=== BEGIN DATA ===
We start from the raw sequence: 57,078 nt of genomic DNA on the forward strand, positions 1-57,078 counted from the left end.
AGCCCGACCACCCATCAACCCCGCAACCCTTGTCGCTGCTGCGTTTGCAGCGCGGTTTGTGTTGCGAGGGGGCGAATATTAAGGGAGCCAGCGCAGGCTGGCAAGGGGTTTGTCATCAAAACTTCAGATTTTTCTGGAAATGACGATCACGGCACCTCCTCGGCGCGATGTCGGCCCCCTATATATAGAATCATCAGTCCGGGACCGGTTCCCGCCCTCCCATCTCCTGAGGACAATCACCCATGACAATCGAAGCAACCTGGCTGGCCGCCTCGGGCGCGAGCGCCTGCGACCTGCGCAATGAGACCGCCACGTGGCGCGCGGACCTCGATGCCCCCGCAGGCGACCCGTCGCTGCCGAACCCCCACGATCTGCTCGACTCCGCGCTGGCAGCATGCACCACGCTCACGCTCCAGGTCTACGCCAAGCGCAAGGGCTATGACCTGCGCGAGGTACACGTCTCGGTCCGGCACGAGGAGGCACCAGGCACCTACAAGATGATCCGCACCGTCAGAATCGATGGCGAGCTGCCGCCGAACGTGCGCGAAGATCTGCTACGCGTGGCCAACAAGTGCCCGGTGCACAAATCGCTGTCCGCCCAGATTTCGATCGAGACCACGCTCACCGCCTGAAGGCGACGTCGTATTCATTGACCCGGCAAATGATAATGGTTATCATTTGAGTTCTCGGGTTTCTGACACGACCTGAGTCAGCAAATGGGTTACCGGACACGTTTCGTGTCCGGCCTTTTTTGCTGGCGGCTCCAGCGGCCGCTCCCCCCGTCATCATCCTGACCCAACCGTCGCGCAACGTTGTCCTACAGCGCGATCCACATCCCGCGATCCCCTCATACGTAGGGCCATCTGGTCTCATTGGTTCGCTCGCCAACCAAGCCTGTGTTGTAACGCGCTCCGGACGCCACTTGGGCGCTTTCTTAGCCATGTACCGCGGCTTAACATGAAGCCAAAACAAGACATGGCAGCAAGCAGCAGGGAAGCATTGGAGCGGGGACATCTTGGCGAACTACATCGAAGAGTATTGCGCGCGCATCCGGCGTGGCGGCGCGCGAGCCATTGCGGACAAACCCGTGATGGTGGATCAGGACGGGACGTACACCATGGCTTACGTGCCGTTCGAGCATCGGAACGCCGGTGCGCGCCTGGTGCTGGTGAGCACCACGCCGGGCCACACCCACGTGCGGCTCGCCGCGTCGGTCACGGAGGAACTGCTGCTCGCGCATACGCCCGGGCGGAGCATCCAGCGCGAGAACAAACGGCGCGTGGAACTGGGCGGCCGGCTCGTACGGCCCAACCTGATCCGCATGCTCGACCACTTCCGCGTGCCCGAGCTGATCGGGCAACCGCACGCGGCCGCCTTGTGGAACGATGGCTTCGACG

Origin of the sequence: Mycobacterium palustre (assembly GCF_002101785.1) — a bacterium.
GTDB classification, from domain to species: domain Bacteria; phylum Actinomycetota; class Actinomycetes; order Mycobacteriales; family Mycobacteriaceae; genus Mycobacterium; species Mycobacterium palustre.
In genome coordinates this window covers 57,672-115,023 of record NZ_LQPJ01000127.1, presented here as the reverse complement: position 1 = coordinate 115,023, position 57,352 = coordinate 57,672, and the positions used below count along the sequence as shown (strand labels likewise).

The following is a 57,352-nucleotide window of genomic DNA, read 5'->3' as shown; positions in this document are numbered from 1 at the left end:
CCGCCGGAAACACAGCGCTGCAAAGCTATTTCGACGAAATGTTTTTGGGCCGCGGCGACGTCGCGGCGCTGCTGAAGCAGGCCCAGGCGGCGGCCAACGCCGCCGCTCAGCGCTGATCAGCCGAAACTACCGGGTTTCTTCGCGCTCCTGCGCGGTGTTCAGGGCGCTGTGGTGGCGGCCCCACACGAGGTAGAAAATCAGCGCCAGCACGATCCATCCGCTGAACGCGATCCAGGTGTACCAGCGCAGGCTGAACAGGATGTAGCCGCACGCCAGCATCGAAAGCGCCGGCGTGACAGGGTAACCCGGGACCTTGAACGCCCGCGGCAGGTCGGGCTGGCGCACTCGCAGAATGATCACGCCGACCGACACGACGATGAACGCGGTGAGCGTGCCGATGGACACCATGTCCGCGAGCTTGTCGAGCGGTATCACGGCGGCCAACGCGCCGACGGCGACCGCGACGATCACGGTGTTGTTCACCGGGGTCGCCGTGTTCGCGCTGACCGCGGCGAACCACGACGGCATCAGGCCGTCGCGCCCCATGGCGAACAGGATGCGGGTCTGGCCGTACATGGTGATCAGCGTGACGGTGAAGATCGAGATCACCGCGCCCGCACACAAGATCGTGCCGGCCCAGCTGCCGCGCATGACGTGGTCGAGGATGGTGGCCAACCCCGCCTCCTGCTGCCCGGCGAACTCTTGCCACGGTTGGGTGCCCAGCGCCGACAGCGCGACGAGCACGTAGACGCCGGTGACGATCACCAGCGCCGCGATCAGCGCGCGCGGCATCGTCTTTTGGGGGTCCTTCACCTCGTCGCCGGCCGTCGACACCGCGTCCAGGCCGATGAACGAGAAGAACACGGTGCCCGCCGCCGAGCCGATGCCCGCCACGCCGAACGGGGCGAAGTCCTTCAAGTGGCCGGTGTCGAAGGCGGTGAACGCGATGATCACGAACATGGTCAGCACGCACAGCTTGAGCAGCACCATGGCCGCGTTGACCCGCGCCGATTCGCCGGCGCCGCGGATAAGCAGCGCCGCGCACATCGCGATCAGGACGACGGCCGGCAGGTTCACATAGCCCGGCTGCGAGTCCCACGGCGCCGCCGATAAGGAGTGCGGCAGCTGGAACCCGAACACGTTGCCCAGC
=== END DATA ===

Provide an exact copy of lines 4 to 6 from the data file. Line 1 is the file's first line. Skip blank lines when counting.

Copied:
GTDB classification, from domain to species: domain Bacteria; phylum Actinomycetota; class Actinomycetes; order Mycobacteriales; family Mycobacteriaceae; genus Mycobacterium; species Mycobacterium palustre.
In genome coordinates this window covers 57,672-115,023 of record NZ_LQPJ01000127.1, presented here as the reverse complement: position 1 = coordinate 115,023, position 57,352 = coordinate 57,672, and the positions used below count along the sequence as shown (strand labels likewise).

The following is a 57,352-nucleotide window of genomic DNA, read 5'->3' as shown; positions in this document are numbered from 1 at the left end: